I strongly recommend you evaluate these burns under a microscope, rather than general overall appearance.
The key points to look for are the line interval spacing, and how the burn is going. If you’re running too much power too fast, you can blast the titanium dioxide off the melt zone and only get the tile a little gray in the melt zone.
I also saw where it was running too fast and the titanium dioxide did turn black, but I could see it didn’t actually get through the thickness of the paint and melt the tile surface. It was black but not glassified.
Hitting with too much power can also make a halo of non-glassified black around a mostly white melt zone.
Sometimes these deceptively appear good, or “close”, or even “great!” to the naked eye but the black falls off with cleaning. This also sucks because small test burns on a prepped tile can’t be cleaned individually after each adjustment, because the solvent isn’t that specific, it will ruin the prep for the whole tile.
Also if it’s overpowered, you can drill tiny holes in the ceramic surface which may appear as a light image, but isn’t NWT. This actually can appear good when black pixels are isolated, but where it exceeds 50% black or so the black pixels on one line are often adjacent to black on the last line. When that happens, the thin wall between them will collapse and it can go different ways- it can break off and look whiter there, or melt and puddle into adjacent lines and that might appear darker there but it’s not a linear response.
All the while, tweaks to power and speed do affect the spot size and thus line interval must change.
The microscope is such an indispensable tool to understand what’s going on.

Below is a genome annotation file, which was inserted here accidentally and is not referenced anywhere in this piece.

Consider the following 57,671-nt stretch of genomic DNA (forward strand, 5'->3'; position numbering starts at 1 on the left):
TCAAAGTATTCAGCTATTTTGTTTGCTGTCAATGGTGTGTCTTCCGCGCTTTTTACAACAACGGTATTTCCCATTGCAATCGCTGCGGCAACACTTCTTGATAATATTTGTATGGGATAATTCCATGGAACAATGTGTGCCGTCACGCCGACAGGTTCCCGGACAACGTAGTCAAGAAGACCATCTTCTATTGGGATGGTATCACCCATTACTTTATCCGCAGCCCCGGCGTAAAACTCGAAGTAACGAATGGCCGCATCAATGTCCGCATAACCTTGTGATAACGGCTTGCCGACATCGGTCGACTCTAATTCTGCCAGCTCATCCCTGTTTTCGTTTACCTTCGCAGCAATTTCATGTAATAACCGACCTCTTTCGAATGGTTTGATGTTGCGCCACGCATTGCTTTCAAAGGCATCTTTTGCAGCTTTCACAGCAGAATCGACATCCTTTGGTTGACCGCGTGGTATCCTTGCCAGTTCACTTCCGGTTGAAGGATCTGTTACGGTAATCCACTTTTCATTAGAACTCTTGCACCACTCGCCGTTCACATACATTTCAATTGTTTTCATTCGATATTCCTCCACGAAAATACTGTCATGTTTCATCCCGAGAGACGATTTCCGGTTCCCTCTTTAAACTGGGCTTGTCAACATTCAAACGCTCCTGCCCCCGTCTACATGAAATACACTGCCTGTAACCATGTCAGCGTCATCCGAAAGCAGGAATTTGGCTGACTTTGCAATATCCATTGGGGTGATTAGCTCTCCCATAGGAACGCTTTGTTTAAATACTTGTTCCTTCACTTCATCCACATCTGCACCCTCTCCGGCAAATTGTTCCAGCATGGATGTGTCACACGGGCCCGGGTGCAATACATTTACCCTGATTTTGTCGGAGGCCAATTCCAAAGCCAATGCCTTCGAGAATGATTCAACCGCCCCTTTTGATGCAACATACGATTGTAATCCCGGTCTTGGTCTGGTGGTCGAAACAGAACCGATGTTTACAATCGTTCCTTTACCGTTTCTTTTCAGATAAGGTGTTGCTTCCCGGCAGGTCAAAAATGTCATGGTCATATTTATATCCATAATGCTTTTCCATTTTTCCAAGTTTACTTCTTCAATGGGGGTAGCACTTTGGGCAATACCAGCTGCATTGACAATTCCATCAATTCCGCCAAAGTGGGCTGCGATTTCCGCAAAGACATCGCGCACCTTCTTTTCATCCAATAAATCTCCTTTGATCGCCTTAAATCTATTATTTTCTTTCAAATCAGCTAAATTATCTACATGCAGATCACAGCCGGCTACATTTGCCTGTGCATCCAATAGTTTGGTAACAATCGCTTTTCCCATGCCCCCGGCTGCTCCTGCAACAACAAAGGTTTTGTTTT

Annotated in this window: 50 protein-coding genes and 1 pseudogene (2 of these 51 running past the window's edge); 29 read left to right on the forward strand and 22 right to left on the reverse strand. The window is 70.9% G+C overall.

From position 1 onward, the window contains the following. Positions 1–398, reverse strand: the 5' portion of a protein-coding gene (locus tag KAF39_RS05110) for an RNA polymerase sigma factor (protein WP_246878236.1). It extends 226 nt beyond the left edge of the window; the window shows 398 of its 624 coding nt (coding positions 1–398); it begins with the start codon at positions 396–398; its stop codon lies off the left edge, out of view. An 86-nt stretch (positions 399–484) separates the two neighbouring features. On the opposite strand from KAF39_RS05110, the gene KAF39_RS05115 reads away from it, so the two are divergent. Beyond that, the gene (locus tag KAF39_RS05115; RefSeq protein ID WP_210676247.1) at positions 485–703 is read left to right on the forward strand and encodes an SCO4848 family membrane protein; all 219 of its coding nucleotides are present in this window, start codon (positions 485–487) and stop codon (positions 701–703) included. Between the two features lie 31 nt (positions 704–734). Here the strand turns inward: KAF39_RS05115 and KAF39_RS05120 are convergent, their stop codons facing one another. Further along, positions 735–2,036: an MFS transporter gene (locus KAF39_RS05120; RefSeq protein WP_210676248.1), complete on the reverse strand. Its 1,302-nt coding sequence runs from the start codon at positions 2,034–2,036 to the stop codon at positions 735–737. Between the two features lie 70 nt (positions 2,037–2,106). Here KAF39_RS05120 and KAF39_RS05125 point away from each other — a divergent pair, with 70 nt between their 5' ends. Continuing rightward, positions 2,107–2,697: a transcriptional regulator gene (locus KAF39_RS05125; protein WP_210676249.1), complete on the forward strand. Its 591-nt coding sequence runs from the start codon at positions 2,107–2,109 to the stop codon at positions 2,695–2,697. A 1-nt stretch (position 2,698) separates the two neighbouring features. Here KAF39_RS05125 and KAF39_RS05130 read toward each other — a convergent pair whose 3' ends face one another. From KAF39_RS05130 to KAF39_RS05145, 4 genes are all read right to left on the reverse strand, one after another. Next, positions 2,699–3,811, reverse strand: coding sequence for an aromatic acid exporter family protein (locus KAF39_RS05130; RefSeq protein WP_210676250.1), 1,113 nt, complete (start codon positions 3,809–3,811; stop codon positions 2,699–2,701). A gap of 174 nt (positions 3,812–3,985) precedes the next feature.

I do recommend burning a gradient, like 2" wide 1/4" tall. Let’s say white is on the left and black is on the right.
First run in grayscale mode with too high of a max power. The gradient will show the effect of increasing power so you should see where it didn’t penetrate the TiO2 into the tile on the left, and where it blasts off the TiO2 and creates a melt zone in the tile with little pigment, and/or where it’s got far too much and blasts a hole. You will also see how lines are affecting other adjacent lines.
If you find a black glassified melt zone 1/4 from the left, multiply the max power by 0.25 and use that for the next step.
Step 2 is change to a dithering mode and confirm the black melt zone and the line interval. The process does things quite differently when there’s one isolated black pixel vs multiple adjacent horizontal black pixels on a line vs black pixels on vertically adjacent lines.
It all shows up on the test gradient, time-efficient and shows the whole dynamic range so you’re not picking through an image looking for a spot where there’s a lot of black in one spot. And it’s a slow process so there’s a real limit on how many whole test images you can shoot in a day.
I did find 91% isopropyl alcohol wipes off the dried Bullseye 123 and Krylon primers. This doesn’t dissolve your gloves or evaporate so aggressively, also cheaper. I recommend 91% iso over acetone.